A Lot or a Little?
What you will—and won't—find in this book.
Numerous references to poetry and poets, Shakespeare, and mythology (Greek and Egyptian). Nicknames for main characters are Dante and Virgil. Many real facts about New Haven, Connecticut, and the Yale campus mixed in with the magical. In the Acknowledgements, the author points out that "every inscription and piece of decoration described at Yale, in New Haven, and Sterling Memorial Library is real." She's quite academic about her demon lore as well, which comes up frequently, noting that she consulted the anthology Visions of Heaven & Hell before Dante, edited by Eileen Gardiner. Details on the regicide of Charles I of England. Biblical text referenced, especially from Judges and Isaiah. Brief mention of the Underground Railroad.
Hopelessness blocks out all else -- ambition, drive, desire – and there's nothing more dangerous to your well-being than giving in to it. The importance of friendship and loyalty, though loyalty isn't always a positive thing when the actions to protect a few people put many others in danger. Finding the line between obeying authority and deciding for oneself what makes people, rules, and traditions worth heeding.
Positive Role Models
Alex's philosophy is summed up in Chapter 6: "Protect your own. Pay your debts. There was no other way to live, not if you wanted to live right." Her fierce loyalty to a few endangers many, but as she grows in confidence and strength, it's easy to believe she will do what has to be done to save not just her friends but the whole town of New Haven. She's averse to just about all authority, but sometimes for good reason. Those who are supposed to be advising her are either corrupt or sexist and condescending. She finds a mentor of sorts in Detective Turner, who helps her question any rash decisions she makes.
Alex doesn't know everything about her heritage but describes herself as "brown" and Jewish and possibly part-Mexican. Detective Turner is Black and Mercy is Asian American. References to adversity faced by Black people in the history of New Haven. Turner faces discrimination and hazing on the police force. An elderly professor confesses to Alex that he wishes "the fairer sex" were still excluded from the school. It's clear the elite secret societies are set up for White kids with lots of privilege and the series expends plenty of energy dissecting this privilege.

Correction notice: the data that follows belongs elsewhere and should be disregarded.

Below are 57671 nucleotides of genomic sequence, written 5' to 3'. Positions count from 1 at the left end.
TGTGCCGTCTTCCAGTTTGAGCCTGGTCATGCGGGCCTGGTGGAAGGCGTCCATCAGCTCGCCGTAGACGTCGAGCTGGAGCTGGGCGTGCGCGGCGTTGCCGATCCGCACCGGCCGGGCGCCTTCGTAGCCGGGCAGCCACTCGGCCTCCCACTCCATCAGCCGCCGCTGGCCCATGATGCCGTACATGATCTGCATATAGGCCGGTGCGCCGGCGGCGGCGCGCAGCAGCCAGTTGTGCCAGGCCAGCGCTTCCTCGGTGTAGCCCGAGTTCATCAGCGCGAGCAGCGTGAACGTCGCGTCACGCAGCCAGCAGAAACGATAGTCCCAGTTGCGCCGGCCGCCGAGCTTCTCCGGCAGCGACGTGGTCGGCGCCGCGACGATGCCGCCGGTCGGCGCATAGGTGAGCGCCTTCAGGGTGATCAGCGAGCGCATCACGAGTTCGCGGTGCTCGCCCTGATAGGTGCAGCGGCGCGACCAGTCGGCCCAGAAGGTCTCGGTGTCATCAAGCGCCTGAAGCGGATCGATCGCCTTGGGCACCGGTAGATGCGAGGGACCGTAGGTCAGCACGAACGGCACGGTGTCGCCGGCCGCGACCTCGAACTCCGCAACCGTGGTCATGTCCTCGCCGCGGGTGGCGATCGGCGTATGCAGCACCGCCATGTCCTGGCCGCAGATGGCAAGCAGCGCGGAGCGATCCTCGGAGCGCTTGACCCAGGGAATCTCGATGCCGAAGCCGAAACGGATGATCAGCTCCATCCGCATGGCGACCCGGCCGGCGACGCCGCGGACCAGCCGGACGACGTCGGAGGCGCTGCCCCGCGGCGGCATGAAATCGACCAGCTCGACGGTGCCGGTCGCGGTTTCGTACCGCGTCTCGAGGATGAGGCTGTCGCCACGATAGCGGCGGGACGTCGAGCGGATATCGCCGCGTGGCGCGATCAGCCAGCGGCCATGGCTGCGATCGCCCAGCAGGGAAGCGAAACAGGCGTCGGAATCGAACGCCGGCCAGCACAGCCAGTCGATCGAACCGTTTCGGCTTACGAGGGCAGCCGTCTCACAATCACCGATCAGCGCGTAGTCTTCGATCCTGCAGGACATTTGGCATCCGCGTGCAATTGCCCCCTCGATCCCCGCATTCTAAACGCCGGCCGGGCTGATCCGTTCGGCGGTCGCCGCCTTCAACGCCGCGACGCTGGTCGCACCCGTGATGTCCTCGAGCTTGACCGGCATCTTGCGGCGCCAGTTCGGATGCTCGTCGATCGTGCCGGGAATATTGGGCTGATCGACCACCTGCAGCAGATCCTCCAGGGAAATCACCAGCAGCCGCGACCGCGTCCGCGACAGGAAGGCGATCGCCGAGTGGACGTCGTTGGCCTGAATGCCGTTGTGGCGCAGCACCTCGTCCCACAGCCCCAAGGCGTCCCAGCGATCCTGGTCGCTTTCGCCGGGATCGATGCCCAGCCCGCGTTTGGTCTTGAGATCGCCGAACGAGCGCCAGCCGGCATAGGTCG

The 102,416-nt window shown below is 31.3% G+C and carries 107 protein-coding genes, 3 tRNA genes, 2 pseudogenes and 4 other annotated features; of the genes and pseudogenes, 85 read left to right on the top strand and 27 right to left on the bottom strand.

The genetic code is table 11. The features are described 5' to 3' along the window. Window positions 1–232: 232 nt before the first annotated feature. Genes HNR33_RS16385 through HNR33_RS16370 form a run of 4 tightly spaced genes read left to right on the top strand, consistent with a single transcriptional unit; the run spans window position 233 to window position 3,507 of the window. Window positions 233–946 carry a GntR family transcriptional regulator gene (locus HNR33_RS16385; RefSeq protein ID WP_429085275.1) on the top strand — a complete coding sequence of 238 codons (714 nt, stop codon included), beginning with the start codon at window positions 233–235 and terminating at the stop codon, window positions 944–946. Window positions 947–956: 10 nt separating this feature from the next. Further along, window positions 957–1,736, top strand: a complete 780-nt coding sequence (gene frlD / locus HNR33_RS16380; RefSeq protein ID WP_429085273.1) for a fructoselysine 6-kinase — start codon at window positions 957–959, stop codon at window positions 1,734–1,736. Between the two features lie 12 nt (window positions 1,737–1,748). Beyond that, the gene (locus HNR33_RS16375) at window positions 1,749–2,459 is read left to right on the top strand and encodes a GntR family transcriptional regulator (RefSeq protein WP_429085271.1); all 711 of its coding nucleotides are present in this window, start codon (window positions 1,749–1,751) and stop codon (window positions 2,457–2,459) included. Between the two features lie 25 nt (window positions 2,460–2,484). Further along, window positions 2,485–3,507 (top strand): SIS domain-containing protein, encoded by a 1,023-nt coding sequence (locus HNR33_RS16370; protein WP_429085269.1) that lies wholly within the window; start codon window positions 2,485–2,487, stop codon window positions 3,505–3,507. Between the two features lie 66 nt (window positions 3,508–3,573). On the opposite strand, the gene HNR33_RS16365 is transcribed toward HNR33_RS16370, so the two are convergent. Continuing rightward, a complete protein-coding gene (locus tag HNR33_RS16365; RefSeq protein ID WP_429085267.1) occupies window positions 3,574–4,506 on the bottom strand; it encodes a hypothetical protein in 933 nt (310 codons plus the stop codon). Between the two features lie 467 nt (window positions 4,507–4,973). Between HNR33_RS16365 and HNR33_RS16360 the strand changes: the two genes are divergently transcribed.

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Violence & Scariness
Multiple deaths attributed to demon activity. Some people found with hearts ripped out, another person found as a husk after being devoured, another found dead in the trunk of a car. References to some jarring sexual violence witnessed in the past and references to a character's sexual assault in Book 1. Rituals with bloodletting and near-death experiences. A corpse is reanimated for a magic ritual with mentions of other rituals using and mutilating corpses. Characters relive moments in their lives when they killed, either in defense or revenge, or to save themselves from corrupt or cruel people, or all of the above. A pet rabbit is found mutilated after a dog attacked it, and is heavily mourned. Attacks by demons with injuries, both physical and psychological.
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Sex, Romance & Nudity
Lots of mostly nonsexual nudity, though the nude individual has an erect penis. Sexual innuendo and a mention that Alex slept with her drug-dealer boyfriend at age 14.